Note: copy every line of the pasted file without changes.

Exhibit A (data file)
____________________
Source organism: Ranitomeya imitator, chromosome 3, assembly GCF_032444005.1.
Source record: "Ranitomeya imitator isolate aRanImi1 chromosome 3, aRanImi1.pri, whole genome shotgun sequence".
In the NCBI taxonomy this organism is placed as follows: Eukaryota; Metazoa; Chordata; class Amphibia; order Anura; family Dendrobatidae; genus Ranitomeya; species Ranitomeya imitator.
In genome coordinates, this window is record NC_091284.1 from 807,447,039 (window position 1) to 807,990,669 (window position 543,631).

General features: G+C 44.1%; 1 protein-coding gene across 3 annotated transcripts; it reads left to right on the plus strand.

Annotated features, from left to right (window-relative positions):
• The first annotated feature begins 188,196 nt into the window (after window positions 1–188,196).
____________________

Source organism: Ranitomeya imitator, chromosome 3, assembly GCF_032444005.1.
Source record: "Ranitomeya imitator isolate aRanImi1 chromosome 3, aRanImi1.pri, whole genome shotgun sequence".
In the NCBI taxonomy this organism is placed as follows: Eukaryota; Metazoa; Chordata; class Amphibia; order Anura; family Dendrobatidae; genus Ranitomeya; species Ranitomeya imitator.
In genome coordinates, this window is record NC_091284.1 from 807,447,039 (window position 1) to 807,990,669 (window position 543,631).

General features: G+C 44.1%; 1 protein-coding gene across 3 annotated transcripts; it reads left to right on the plus strand.

Annotated features, from left to right (window-relative positions):
• The first annotated feature begins 188,196 nt into the window (after window positions 1–188,196).